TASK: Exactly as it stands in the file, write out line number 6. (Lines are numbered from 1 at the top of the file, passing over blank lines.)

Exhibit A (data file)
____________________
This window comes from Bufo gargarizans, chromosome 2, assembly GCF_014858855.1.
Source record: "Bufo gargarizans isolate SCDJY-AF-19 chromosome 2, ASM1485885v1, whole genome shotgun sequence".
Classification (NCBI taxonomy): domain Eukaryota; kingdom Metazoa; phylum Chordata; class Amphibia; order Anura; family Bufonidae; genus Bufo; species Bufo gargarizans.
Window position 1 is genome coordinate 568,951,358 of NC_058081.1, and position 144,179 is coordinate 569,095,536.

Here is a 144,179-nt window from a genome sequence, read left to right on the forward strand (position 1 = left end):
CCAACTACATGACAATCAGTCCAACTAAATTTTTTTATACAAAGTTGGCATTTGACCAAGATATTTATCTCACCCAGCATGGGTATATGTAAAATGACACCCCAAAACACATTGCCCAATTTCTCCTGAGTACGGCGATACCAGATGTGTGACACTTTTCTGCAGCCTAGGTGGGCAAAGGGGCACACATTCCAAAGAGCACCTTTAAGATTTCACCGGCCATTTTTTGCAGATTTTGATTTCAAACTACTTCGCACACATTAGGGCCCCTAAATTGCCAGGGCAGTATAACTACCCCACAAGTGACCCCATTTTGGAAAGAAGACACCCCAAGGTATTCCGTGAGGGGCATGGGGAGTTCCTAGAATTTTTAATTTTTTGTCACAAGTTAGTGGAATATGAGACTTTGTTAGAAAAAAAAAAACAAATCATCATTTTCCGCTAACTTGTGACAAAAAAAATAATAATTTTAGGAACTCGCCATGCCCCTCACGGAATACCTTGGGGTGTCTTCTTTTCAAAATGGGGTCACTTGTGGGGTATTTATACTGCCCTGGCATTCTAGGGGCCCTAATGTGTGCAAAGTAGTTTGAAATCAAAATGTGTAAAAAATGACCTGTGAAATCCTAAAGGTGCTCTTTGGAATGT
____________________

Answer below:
CCAACTACATGACAATCAGTCCAACTAAATTTTTTTATACAAAGTTGGCATTTGACCAAGATATTTATCTCACCCAGCATGGGTATATGTAAAATGACACCCCAAAACACATTGCCCAATTTCTCCTGAGTACGGCGATACCAGATGTGTGACACTTTTCTGCAGCCTAGGTGGGCAAAGGGGCACACATTCCAAAGAGCACCTTTAAGATTTCACCGGCCATTTTTTGCAGATTTTGATTTCAAACTACTTCGCACACATTAGGGCCCCTAAATTGCCAGGGCAGTATAACTACCCCACAAGTGACCCCATTTTGGAAAGAAGACACCCCAAGGTATTCCGTGAGGGGCATGGGGAGTTCCTAGAATTTTTAATTTTTTGTCACAAGTTAGTGGAATATGAGACTTTGTTAGAAAAAAAAAAACAAATCATCATTTTCCGCTAACTTGTGACAAAAAAAATAATAATTTTAGGAACTCGCCATGCCCCTCACGGAATACCTTGGGGTGTCTTCTTTTCAAAATGGGGTCACTTGTGGGGTATTTATACTGCCCTGGCATTCTAGGGGCCCTAATGTGTGCAAAGTAGTTTGAAATCAAAATGTGTAAAAAATGACCTGTGAAATCCTAAAGGTGCTCTTTGGAATGT